Search Images Maps Play YouTube News Gmail Drive More »
Sign in
Screen reader users: click this link for accessible mode. Accessible mode has the same essential features but works better with your reader.

Patents

  1. Advanced Patent Search
Publication numberUS7987417 B2
Publication typeGrant
Application numberUS 11/800,236
Publication dateJul 26, 2011
Filing dateMay 4, 2007
Priority dateMay 4, 2007
Fee statusPaid
Also published asUS20080275901
Publication number11800236, 800236, US 7987417 B2, US 7987417B2, US-B2-7987417, US7987417 B2, US7987417B2
InventorsDeepayan Chakrabarti, Kunal Punera, Shanmugasundaram Ravikumar
Original AssigneeYahoo! Inc.
Export CitationBiBTeX, EndNote, RefMan
External Links: USPTO, USPTO Assignment, Espacenet
System and method for detecting a web page template
US 7987417 B2
Abstract
An improved system and method is provided for detecting a web page template. A web page template detector may be provided for performing page-level template detection on a web page. In general, the web page template classifier may be trained using automatically generated training data, and then the web page template classifier may be applied to web pages to identify web page templates. A web page template may be detected by classifying segments of a web page as template structures, by assigning classification scores to the segments of the web page classified as template structures, and then by smoothing the classification scores assigned to the segments of the web page. Generalized isotonic regression may be applied for smoothing scores associated with the nodes of a hierarchy by minimizing an optimization function using dynamic programming.
Images(7)
Previous page
Next page
Claims(14)
1. A computer system for detecting a template, comprising:
a web page template detector for performing page-level template detection on a web page;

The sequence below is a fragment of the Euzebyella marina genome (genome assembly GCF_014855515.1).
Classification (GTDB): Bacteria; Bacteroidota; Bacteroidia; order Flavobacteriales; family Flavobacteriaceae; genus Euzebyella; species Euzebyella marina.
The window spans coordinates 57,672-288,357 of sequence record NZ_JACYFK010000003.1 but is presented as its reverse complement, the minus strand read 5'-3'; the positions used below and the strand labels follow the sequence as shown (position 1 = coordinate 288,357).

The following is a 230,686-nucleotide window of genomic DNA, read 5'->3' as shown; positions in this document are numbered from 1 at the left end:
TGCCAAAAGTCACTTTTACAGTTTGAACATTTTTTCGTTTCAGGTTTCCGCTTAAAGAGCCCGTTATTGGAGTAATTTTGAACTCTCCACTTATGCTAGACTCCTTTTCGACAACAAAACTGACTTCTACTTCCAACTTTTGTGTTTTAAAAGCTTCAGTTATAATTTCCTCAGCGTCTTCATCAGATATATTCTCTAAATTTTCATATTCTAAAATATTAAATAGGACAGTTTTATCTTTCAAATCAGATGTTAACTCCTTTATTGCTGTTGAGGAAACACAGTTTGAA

a web page template classifier operably coupled to the web page template detector for identifying a web page template of the web page;
a storage operably coupled to the web page template detector for storing a plurality of templateness scores assigned by the web page template classifier for nodes of the web page; and
an isotonic smoothing engine operably coupled to the web page template detector for smoothing the plurality of templateness scores using generalized isotonic regression on a tree.
2. The system of claim 1 wherein the storage further comprises a plurality of DOM nodes representing the web page.
3. A computer-readable medium having computer-executable components comprising the system of claim 1.
4. A computer-implemented method for detecting a template, comprising:
receiving a plurality of web pages;
automatically generating training data;
applying a web page template classifier to identify a web page template;
wherein applying the web page template classifier comprises assigning templateness scores to nodes of the web page;
assigning templateness scores to the nodes of the web page comprises applying classifiers trained over a set of features indicative that a node may be a template; and
smoothing templateness scores assigned to nodes of the web page using generalized isotonic regression on a tree.
5. The method of claim 4 wherein automatically generating training data comprises identifying features of nodes of the web pages that may be indicative that a node may be a template.
6. The method of claim 4 further comprising applying the web page template classifier to web pages to identify web page templates.
7. The method of claim 4 wherein automatically generating training data comprises using site-level template detection.
8. The method of claim 4 wherein applying the web page template classifier comprises extracting features of nodes of the web pages that may be indicative that a node may be a template.
9. A computer-readable medium having computer-executable instructions for performing the method of claim 4.
10. A computer system for detecting a template, comprising:
means for receiving a web page;
means for classifying segments of the web page as template structures;
means for assigning classification scores to the segments of the web page classified as the template structures;
means for smoothing classification scores assigned to the segments of the web page; and
wherein means for smoothing the classification scores comprises means for applying generalized isotonic regression on a tree.